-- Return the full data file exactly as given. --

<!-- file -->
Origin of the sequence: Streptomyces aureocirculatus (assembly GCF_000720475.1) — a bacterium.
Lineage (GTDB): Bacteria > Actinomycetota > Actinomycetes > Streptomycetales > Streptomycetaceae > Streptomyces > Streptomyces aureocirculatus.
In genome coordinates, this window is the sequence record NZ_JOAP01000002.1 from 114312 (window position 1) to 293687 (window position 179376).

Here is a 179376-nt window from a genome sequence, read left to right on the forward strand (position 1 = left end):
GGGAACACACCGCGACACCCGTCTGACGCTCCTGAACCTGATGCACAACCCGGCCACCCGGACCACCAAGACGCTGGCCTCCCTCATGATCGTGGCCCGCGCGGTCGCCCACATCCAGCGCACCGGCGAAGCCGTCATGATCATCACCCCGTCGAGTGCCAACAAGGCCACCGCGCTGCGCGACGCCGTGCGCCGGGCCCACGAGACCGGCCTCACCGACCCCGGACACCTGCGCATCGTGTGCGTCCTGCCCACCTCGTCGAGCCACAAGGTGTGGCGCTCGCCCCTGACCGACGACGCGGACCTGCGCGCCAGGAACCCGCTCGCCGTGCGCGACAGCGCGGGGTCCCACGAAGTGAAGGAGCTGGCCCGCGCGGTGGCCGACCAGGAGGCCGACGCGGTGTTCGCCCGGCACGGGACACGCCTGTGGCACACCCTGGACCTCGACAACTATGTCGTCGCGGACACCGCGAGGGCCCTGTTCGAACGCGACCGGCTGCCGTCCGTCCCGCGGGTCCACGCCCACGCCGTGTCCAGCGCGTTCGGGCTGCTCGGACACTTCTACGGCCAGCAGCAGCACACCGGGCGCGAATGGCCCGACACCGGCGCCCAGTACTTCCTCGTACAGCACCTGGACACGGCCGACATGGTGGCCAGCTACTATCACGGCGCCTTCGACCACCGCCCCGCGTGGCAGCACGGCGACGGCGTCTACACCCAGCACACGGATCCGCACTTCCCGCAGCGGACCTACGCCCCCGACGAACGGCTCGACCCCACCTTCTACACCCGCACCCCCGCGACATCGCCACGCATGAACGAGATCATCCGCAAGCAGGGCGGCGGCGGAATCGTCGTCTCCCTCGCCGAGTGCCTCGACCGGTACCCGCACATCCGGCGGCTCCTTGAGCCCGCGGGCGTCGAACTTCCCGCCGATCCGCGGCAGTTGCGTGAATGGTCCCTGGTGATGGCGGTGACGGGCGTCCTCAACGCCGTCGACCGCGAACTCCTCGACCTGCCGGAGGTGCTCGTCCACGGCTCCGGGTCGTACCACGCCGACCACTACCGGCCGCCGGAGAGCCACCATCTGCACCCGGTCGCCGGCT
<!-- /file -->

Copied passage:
Origin of the sequence: Streptomyces aureocirculatus (assembly GCF_000720475.1) — a bacterium.
Lineage (GTDB): Bacteria > Actinomycetota > Actinomycetes > Streptomycetales > Streptomycetaceae > Streptomyces > Streptomyces aureocirculatus.
In genome coordinates, this window is the sequence record NZ_JOAP01000002.1 from 114312 (window position 1) to 293687 (window position 179376).

Here is a 179376-nt window from a genome sequence, read left to right on the forward strand (position 1 = left end):
GGGAACACACCGCGACACCCGTCTGACGCTCCTGAACCTGATGCACAACCCGGCCACCCGGACCACCAAGACGCTGGCCTCCCTCATGATCGTGGCCCGCGCGGTCGCCCACATCCAGCGCACCGGCGAAGCCGTCATGATCATCACCCCGTCGAGTGCCAACAAGGCCACCGCGCTGCGCGACGCCGTGCGCCGGGCCCACGAGACCGGCCTCACCGACCCCGGACACCTGCGCATCGTGTGCGTCCTGCCCACCTCGTCGAGCCACAAGGTGTGGCGCTCGCCCCTGACCGACGACGCGGACCTGCGCGCCAGGAACCCGCTCGCCGTGCGCGACAGCGCGGGGTCCCACGAAGTGAAGGAGCTGGCCCGCGCGGTGGCCGACCAGGAGGCCGACGCGGTGTTCGCCCGGCACGGGACACGCCTGTGGCACACCCTGGACCTCGACAACTATGTCGTCGCGGACACCGCGAGGGCCCTGTTCGAACGCGACCGGCTGCCGTCCGTCCCGCGGGTCCACGCCCACGCCGTGTCCAGCGCGTTCGGGCTGCTCGGACACTTCTACGGCCAGCAGCAGCACACCGGGCGCGAATGGCCCGACACCGGCGCCCAGTACTTCCTCGTACAGCACCTGGACACGGCCGACATGGTGGCCAGCTACTATCACGGCGCCTTCGACCACCGCCCCGCGTGGCAGCACGGCGACGGCGTCTACACCCAGCACACGGATCCGCACTTCCCGCAGCGGACCTACGCCCCCGACGAACGGCTCGACCCCACCTTCTACACCCGCACCCCCGCGACATCGCCACGCATGAACGAGATCATCCGCAAGCAGGGCGGCGGCGGAATCGTCGTCTCCCTCGCCGAGTGCCTCGACCGGTACCCGCACATCCGGCGGCTCCTTGAGCCCGCGGGCGTCGAACTTCCCGCCGATCCGCGGCAGTTGCGTGAATGGTCCCTGGTGATGGCGGTGACGGGCGTCCTCAACGCCGTCGACCGCGAACTCCTCGACCTGCCGGAGGTGCTCGTCCACGGCTCCGGGTCGTACCACGCCGACCACTACCGGCCGCCGGAGAGCCACCATCTGCACCCGGTCGCCGGCT